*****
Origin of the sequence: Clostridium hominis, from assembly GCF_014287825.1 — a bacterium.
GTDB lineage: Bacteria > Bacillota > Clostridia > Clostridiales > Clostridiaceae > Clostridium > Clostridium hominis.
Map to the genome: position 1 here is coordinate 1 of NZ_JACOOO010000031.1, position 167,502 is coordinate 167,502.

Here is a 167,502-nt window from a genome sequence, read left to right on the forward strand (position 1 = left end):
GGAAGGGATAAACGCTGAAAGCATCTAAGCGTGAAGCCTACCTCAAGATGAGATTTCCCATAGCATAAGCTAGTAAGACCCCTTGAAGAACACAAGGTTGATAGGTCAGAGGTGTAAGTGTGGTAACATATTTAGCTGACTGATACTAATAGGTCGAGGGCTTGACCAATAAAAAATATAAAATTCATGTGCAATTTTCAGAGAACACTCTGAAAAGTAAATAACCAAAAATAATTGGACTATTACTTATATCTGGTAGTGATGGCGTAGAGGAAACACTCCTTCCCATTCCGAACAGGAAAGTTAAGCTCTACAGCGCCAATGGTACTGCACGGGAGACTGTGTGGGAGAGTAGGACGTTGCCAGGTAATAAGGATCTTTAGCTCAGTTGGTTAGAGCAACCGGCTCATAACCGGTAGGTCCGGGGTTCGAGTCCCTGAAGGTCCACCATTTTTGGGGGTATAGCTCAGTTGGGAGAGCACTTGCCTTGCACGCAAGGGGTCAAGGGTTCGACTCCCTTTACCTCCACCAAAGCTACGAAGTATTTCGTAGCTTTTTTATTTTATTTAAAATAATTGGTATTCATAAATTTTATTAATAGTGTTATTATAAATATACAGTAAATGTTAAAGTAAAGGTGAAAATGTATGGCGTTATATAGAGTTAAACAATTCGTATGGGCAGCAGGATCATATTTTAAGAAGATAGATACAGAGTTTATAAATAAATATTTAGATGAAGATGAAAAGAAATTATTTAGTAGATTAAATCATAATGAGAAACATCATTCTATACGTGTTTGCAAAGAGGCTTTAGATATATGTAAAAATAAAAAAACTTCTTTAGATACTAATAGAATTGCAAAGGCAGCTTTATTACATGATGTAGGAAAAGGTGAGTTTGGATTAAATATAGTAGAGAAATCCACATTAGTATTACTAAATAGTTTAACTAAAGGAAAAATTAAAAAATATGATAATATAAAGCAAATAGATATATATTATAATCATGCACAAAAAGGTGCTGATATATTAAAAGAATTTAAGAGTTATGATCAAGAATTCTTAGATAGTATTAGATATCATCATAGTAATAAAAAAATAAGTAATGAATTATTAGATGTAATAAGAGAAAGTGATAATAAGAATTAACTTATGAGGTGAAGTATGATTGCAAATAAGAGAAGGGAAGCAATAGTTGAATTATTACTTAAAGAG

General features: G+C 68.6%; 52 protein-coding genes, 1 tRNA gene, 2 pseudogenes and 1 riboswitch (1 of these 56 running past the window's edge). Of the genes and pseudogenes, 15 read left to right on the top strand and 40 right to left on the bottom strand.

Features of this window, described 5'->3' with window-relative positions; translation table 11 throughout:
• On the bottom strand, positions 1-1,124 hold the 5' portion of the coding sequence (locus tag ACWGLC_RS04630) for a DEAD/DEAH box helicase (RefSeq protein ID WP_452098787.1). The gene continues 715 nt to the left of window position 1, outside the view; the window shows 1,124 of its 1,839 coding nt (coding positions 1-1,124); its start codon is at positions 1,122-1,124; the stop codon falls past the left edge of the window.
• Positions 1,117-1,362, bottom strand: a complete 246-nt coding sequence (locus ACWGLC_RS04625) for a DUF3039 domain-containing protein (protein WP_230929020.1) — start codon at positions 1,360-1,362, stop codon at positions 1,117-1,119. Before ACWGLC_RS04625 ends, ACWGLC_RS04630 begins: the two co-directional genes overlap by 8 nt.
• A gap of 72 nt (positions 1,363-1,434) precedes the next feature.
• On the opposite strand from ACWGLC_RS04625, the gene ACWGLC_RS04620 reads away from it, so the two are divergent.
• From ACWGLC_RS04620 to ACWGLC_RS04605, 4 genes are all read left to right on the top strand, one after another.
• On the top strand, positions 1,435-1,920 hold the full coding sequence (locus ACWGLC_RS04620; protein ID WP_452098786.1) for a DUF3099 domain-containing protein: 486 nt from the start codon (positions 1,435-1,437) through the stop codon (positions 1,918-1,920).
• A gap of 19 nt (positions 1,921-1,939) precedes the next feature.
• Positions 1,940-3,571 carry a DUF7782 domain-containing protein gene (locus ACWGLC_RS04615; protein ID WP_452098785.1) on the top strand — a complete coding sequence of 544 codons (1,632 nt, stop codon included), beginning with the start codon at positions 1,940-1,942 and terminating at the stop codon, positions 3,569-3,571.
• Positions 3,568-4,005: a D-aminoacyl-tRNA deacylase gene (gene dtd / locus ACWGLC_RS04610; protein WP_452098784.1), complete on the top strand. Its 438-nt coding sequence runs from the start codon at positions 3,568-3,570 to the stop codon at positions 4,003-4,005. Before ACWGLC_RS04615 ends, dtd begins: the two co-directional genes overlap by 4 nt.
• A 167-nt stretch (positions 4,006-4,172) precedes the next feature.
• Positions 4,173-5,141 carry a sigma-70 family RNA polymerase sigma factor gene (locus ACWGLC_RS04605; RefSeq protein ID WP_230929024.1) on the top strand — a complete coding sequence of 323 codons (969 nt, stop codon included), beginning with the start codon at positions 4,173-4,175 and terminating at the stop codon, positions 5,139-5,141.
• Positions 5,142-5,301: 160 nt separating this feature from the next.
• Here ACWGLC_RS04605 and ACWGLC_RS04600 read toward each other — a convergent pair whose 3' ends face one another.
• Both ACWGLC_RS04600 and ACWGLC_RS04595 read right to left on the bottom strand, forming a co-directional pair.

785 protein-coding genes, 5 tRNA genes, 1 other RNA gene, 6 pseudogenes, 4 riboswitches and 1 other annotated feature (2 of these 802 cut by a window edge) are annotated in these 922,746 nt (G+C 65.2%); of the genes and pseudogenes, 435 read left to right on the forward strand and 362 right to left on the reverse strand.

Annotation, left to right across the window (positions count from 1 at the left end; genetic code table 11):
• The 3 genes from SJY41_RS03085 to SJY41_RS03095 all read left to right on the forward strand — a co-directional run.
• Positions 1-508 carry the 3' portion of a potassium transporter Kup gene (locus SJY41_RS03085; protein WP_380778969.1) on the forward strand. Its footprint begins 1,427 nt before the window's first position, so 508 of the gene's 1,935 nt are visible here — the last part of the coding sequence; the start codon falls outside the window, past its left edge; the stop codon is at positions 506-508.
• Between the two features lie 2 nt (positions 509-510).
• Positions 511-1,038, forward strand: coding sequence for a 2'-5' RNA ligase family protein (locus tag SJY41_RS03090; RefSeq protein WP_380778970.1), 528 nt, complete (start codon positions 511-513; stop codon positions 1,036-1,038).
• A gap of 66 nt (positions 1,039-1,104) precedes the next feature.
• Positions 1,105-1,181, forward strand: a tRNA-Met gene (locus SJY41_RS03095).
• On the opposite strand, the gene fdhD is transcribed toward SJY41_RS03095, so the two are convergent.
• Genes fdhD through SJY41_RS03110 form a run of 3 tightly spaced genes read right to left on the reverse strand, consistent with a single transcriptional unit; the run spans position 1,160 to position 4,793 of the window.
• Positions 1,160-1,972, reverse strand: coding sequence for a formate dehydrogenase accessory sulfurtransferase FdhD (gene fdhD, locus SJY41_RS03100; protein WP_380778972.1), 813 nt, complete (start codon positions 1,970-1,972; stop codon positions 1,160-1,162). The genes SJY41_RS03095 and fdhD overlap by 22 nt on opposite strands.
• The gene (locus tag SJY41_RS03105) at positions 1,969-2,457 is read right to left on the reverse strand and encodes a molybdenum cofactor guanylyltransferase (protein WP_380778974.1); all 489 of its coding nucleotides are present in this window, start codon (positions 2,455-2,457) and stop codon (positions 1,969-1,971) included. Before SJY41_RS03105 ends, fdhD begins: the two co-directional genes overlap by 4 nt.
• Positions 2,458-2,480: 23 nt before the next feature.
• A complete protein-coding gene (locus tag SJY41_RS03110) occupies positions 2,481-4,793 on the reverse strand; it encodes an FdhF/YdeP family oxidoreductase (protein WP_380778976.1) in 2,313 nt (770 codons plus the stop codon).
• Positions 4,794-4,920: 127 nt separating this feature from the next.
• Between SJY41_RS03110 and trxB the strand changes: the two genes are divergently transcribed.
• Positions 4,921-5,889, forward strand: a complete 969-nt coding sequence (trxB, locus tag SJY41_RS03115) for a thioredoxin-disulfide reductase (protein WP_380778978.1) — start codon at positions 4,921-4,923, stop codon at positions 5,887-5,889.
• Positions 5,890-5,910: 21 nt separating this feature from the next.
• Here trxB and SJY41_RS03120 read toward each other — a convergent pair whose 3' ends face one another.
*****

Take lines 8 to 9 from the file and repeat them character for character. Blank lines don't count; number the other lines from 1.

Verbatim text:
• On the bottom strand, positions 1-1,124 hold the 5' portion of the coding sequence (locus tag ACWGLC_RS04630) for a DEAD/DEAH box helicase (RefSeq protein ID WP_452098787.1). The gene continues 715 nt to the left of window position 1, outside the view; the window shows 1,124 of its 1,839 coding nt (coding positions 1-1,124); its start codon is at positions 1,122-1,124; the stop codon falls past the left edge of the window.
• Positions 1,117-1,362, bottom strand: a complete 246-nt coding sequence (locus ACWGLC_RS04625) for a DUF3039 domain-containing protein (protein WP_230929020.1) — start codon at positions 1,360-1,362, stop codon at positions 1,117-1,119. Before ACWGLC_RS04625 ends, ACWGLC_RS04630 begins: the two co-directional genes overlap by 8 nt.